07Sep 21

My Dad Always Said That Life is Like Golf

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Each year, to close out the PGI READ Saskatoon Golf Tournament for Literacy, a poet laureate reads the poem they created throughout that day. We were honoured to have Erin Berger as our poet this year. Erin has been involved with READ Saskatoon for many years so it seemed fitting for her to be part of our golf tournament this year. Here is her poem.

You have to keep your eye on the ball
Shoulders up, back straight
Use the right club, use your hips,
Just the right amount of mustard
With just the right amount of weight.

Drive for show, putt for dough
Don’t celebrate your shot before it hits the hole
But hey, a day is not so bad when you’re above the ground
Walking in the fresh air and sunshine with friends
Advancing, even slowly, towards the goal.
My Dad passed away more than a decade ago
But I feel his presence when I am on a golf course

Especially when people ask me

Where’d you learn to drive like that?

With my Dad on the golf course,
of course.

My first memory of me on a green
driving a golf cart straight into a tree
and me not scared, oh no, but filled with glee.
As I realized that golf was just the game for me.

Where’d you learn to curse like that?  They ask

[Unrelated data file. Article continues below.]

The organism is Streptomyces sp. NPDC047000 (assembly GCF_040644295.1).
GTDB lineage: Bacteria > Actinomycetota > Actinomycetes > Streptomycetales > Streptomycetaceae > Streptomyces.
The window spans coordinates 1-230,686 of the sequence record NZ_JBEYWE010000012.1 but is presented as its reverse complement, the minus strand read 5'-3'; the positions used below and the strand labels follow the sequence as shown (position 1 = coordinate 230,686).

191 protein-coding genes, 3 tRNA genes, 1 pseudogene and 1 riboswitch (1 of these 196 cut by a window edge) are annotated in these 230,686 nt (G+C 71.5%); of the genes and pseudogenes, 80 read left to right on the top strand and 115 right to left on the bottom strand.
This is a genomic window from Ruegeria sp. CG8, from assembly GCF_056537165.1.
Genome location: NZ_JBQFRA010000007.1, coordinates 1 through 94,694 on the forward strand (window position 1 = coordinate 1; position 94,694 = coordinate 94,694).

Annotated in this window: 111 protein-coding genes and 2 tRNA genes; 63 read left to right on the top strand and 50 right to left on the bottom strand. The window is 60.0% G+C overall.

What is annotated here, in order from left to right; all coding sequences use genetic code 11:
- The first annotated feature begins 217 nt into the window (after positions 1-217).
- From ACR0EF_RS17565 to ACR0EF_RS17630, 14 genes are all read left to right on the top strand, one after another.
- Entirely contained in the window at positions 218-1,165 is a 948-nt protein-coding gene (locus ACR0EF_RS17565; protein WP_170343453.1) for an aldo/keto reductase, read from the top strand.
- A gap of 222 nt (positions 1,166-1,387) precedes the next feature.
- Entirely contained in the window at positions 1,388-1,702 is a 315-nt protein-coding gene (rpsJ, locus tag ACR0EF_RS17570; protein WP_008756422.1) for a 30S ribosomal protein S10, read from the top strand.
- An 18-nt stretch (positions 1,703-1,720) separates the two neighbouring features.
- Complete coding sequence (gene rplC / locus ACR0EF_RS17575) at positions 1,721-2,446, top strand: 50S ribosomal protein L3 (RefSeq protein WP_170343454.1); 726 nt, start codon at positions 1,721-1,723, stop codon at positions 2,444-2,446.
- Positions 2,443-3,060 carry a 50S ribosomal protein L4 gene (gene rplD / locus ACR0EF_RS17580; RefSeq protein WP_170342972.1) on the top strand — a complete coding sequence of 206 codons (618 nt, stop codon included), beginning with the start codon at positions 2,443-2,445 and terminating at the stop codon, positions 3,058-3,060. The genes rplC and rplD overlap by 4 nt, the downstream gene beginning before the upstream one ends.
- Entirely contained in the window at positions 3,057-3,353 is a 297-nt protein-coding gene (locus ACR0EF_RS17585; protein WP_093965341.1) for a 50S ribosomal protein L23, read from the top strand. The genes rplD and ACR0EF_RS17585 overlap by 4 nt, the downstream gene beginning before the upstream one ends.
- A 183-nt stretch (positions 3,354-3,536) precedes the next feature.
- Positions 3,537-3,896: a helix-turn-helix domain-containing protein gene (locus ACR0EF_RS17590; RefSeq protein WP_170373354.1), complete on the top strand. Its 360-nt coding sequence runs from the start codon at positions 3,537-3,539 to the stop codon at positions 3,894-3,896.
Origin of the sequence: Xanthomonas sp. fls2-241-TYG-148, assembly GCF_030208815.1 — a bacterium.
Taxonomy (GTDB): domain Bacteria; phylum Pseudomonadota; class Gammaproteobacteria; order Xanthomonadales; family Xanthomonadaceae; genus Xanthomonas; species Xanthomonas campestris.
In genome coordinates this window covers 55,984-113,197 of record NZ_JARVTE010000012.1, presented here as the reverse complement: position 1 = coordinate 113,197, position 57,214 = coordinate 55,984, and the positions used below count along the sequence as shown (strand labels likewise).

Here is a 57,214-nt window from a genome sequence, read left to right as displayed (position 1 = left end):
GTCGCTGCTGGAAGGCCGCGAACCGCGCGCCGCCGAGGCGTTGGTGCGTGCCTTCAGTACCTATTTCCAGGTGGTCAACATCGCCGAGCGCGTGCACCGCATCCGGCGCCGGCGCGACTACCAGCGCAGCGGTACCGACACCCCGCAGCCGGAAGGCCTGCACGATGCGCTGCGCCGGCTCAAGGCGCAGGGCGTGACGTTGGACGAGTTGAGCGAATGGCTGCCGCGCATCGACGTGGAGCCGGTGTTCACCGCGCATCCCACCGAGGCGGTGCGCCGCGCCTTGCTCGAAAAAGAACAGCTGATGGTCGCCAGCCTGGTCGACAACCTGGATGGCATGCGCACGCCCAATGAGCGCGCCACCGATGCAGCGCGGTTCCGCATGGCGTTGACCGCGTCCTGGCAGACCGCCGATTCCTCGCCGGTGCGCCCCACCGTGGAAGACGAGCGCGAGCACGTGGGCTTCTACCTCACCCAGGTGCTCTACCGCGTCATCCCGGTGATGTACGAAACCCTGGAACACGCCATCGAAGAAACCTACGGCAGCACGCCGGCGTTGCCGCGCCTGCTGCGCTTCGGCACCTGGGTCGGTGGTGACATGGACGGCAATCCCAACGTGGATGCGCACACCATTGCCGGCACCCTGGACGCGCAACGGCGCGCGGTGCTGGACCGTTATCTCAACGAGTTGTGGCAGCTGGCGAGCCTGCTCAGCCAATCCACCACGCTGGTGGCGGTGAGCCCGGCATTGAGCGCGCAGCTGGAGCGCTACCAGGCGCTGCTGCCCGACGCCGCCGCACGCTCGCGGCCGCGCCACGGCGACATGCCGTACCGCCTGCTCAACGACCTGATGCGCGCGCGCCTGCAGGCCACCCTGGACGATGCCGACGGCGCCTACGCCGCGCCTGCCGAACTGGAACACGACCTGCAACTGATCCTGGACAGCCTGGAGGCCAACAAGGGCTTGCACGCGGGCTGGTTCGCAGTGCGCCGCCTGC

With my Dad on the golf course,
of course.

I learned there are swear words for every occasion
One grumbled under your breath when you’ve hit a sand trap
One mumbled a little louder when your friend pulls ahead in the race
One to sing to the heavens when you catch air and that elusive ace

Where’d you learn to laugh like that? They ask

With my Dad on the golf course,
of course.

They always say that golf is a solo game
Even if you’re in a group
That you’re playing against yourself for your best day
But let’s face it,
There’s nothing funnier than a friend who has been talking big about his game
Who duffs it.

Where’d you learn to mourn like that? They ask

With my Dad on the golf course,
of course.
I recall as a kid the first time I hit a good clean long shot
OH, how he looked at me with pride in his eyes

We walked like puffed up peacocks off the green
Where at the very next hole,
I topped it horribly and was met with a loud sigh
and his head that was held high, now swung low, oh so low

Where’d you learn to read like that? They ask

With my Mom and Dad, in my house, of course,

The whole family would read the newspaper at the breakfast table
Talking about current events in our world
We would talk about our day during bathtime
Read my favourite stories over and over at bedtime
They instilled in me a lifelong love of reading
And for that I am forever grateful.